Dusty Hernandez-Harrison, the undefeated welterweight prospect who recently signed a promotional contract with rap mogul Jay Z’s Roc Nation Sports, will look to become the face of the company when he headlines its first boxing event from the Theater at Madison Square Garden on Friday night.
The card, labeled “Throne Boxing,” will feature a night of fights and entertainment, including DJ Mustard, Angie Martinez and Fabolous, giving the inaugural effort a bit of flair and star power.
Hernandez-Harrison, 20, is used to performing in pressure-packed situations. The Washington, D.C. native and WBC youth welterweight champion has developed quite a fan following in and around his hometown, but he relishes the new opportunities afforded him by having Roc Nation’s wind at his back—not just for his career but for the sport as a whole.
“Everything that went into my decision [to sign with Roc Nation] has been proved right. I knew they would make it a bigger deal than just a boxing event,” Hernandez-Harrison told Bleacher Report on Wednesday.
“It’s just big. I think that’s what boxing needs to get a lot of the fans back. I run into some people who say ‘I haven’t watched boxing since Sugar Ray Leonard.' I think this is what it needs to catch a lot of the younger generation and create a lot of lifelong boxing fans.”
Hernandez-Harrison has come to the point in his career—after a breakneck pace of 24 fights in just three years—where he’s ready for new and bigger challenges.
He admits that he had a few initial concerns about staking out a new path with a promotional outfit that, while having plenty of money and might at its back, didn’t yet have a track record in the sweet science.
“That was a concern before we met them. But after talking to them, dealing with them a lot, [Roc Nation President] Michael Yormark and all the people they have over here, they’ve proved they have a plan,” Hernandez-Harrison said.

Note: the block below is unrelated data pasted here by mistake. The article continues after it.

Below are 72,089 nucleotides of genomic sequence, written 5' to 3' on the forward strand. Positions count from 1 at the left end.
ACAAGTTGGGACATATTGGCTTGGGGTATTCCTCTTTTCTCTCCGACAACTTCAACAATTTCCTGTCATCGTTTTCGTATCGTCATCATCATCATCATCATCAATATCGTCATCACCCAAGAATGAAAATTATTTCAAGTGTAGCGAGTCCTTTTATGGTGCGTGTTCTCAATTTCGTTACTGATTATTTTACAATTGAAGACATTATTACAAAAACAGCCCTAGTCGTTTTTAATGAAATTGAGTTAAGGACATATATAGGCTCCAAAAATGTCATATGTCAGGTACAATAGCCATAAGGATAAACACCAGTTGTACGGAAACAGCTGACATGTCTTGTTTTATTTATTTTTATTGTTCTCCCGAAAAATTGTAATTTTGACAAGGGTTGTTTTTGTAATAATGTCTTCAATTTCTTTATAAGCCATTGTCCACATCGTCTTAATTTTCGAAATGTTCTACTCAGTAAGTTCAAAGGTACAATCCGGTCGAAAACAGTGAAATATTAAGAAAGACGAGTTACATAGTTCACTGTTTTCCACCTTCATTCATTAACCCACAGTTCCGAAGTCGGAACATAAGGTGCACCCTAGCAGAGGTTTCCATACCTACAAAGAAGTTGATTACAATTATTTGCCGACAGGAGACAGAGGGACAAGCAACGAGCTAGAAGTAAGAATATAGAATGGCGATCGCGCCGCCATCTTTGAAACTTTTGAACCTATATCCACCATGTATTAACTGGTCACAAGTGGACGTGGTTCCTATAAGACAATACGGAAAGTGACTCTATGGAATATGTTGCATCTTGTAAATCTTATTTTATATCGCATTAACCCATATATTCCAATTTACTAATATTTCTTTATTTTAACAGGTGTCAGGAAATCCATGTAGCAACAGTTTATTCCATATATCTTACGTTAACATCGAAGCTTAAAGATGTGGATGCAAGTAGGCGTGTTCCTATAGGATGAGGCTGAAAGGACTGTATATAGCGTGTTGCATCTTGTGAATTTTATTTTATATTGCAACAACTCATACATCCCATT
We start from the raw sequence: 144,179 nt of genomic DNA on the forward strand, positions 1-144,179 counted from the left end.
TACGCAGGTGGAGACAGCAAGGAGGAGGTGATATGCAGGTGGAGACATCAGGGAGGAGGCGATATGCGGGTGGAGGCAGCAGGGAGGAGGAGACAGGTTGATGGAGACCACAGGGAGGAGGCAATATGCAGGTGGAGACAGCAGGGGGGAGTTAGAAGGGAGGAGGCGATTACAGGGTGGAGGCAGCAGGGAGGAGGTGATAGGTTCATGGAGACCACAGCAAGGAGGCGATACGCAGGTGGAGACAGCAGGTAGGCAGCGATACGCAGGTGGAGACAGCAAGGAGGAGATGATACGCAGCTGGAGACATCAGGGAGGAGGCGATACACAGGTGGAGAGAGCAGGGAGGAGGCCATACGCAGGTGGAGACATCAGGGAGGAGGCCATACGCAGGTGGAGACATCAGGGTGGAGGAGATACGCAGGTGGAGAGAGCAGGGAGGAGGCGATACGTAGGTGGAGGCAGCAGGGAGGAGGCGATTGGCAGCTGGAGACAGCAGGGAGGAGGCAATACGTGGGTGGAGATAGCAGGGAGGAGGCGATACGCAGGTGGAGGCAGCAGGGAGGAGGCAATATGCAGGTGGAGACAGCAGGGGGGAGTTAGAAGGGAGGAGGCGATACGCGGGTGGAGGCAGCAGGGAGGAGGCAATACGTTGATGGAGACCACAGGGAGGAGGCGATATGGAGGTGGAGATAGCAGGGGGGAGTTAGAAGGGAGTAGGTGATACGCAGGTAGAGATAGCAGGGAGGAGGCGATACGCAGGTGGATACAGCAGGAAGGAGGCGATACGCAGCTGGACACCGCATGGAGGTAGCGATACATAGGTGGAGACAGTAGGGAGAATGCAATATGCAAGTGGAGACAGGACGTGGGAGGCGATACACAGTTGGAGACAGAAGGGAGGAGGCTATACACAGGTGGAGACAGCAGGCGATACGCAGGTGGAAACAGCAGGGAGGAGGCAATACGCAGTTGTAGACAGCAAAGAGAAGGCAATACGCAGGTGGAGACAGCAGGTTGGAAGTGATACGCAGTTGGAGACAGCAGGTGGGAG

“They know what they’re doing. They don’t act like they’re new to boxing.”
Neither does Hernandez-Harrison.
You don’t find many 20-year-old fighters with his poise or boxing IQ, but even with all that in his back pocket, the pressure of Madison Square Garden for a young fighter in such a big event can be enormous.
He’s fought there two previous times—once at the Theater and once in the main room—impressively winning both bouts.
But winning in non-televised undercard bouts is one thing, and doing it on the biggest stage is quite another.
How does he manage the pressure as a young fighter? He enjoys the moment and savors the new experiences.
“It’s been really fun. A lot of the promotional things they [Roc Nation] did for this one I didn’t get to do for a lot of other fights. Like the media call, I know that’s minor, but it was fun for me,” Hernandez-Harrison said.
“Everything’s new. It’s been a while since I’ve had some new experiences in boxing. This whole fight, everything has been fun leading up to it. It’s really helped me stay motivated and training. When you’re enjoying something, it’s a lot easier to do. It really pushed me. I trained harder for this fight, and I’m just looking forward to it.”
Hernandez’s opponent on Friday night will be Long Island’s Tommy Rainone.
Rainone, 34, isn’t well-known outside of hardcore New York boxing circles, but the Plainview native comes to fight and has never been knocked down or stopped in a professional career spanning 28 bouts.
Is he a world-beater? Absolutely not.
But this is the type of fight that can sometimes trip up a young fighter.
Overlooking a foe at this stage of the game can be disastrous, but Hernandez-Harrison believes his foe is the one who's doing the underestimating.
“I think I’m going to go in there and put pressure on him a little bit, kind of take the fight to him, show him this isn’t going to be an easy 10 rounds. For some reason he’s thinking that he’s going to take me to a place I’ve never been. He’s only been 10 rounds twice. I’ve been once,” he said.
“His two times were a slow-paced 10 rounds where he was controlling the pace. When I did my 10 rounds with Josh Torres right here in the same place [MSG], it was a high-paced 10 rounds. It was back and forth. I got cut. I think that was 10 rounds he’s never been before.”
Unless otherwise noted, all quotes obtained firsthand.